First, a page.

Junk science and booze tax - a study in spin
Where's the beer?
A drinking guideline you will probably never hear
Part A of the Sheffield study of the "evidence base" contains a curious interlude. Remember that this is a report commissioned by and written for our Health Department bureaucrats. What, you may wonder, are the risks and benefits?
Light and moderate levels of alcohol consumption are actually good for you - but you may be surprised (because it's so rarely reported) quite how good.
In one meta study cited: "Four out of five cohort studies showed statistically significant reduction of all causes of mortality between 15 per cent and 25 per cent for moderate drinking." Moderate is defined as men who drink between 29g and 43g daily, and women between 14g and 29g daily.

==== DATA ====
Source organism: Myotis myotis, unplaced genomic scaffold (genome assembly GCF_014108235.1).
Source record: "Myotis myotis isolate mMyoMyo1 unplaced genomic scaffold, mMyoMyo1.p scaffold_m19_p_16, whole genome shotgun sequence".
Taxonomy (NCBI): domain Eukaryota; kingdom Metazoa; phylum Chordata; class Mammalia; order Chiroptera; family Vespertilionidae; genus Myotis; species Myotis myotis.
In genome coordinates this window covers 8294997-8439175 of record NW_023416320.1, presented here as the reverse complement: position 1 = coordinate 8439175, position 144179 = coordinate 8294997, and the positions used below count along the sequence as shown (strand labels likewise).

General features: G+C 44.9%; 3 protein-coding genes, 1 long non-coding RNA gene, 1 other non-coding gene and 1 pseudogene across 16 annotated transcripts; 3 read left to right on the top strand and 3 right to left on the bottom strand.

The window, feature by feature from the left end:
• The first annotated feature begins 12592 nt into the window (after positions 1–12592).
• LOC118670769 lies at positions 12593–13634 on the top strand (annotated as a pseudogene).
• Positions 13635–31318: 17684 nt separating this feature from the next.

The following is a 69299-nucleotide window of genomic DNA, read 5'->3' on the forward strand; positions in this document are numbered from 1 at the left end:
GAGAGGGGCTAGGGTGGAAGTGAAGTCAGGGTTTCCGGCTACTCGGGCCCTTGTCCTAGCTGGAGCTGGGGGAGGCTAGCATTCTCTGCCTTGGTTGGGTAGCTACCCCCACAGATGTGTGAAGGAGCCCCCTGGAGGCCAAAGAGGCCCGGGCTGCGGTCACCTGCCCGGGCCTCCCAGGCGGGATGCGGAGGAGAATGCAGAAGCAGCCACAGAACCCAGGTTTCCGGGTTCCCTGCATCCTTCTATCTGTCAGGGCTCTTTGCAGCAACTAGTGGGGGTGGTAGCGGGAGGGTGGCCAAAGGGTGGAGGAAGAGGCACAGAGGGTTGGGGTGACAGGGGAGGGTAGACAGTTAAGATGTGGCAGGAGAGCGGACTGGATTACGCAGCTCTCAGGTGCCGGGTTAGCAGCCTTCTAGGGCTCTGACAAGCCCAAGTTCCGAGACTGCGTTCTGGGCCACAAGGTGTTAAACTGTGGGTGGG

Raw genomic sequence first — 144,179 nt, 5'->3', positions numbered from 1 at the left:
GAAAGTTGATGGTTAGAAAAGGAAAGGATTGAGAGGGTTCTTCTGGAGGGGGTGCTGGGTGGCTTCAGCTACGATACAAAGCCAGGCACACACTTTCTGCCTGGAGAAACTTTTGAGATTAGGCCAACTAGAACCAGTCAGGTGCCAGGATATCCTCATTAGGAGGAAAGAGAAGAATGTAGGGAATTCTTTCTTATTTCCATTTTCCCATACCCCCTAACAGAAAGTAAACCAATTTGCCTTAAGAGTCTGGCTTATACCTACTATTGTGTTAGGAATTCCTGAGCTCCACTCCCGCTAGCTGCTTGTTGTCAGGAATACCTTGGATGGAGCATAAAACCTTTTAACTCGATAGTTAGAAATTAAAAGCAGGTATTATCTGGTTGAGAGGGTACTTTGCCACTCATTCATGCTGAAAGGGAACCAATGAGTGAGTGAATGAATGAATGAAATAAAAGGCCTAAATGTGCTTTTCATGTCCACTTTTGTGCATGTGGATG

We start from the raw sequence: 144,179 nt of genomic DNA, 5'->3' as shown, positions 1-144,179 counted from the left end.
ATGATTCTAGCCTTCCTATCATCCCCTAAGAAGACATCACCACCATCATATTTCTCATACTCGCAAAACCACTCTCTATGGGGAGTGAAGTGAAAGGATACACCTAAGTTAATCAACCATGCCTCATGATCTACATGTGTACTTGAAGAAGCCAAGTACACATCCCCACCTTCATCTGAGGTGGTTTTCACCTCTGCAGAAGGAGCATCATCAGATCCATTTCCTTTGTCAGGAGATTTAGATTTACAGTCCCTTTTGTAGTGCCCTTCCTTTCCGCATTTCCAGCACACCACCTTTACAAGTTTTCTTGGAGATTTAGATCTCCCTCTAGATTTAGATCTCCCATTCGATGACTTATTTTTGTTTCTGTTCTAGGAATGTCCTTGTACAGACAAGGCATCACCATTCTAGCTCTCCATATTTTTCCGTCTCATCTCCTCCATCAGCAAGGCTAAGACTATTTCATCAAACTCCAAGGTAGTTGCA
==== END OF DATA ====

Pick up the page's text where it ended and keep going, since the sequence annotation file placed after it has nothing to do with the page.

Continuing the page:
Respectively, that's about three pints of beer for men, and a couple of glasses of wine for women. Per day.
Drinking moderately is good for the heart, and also guards against strokes. According to the studies, the relative benefits of moderate alcohol use are even larger than the damage caused by hammering it with heavy (> 100g a day) drinking.
Strangely, this "health" message is completely absent at the Department of Health, or as a policy recommendation. As is the logical deduction: that more of the population who currently abstain should be being encouraged to drink in moderation.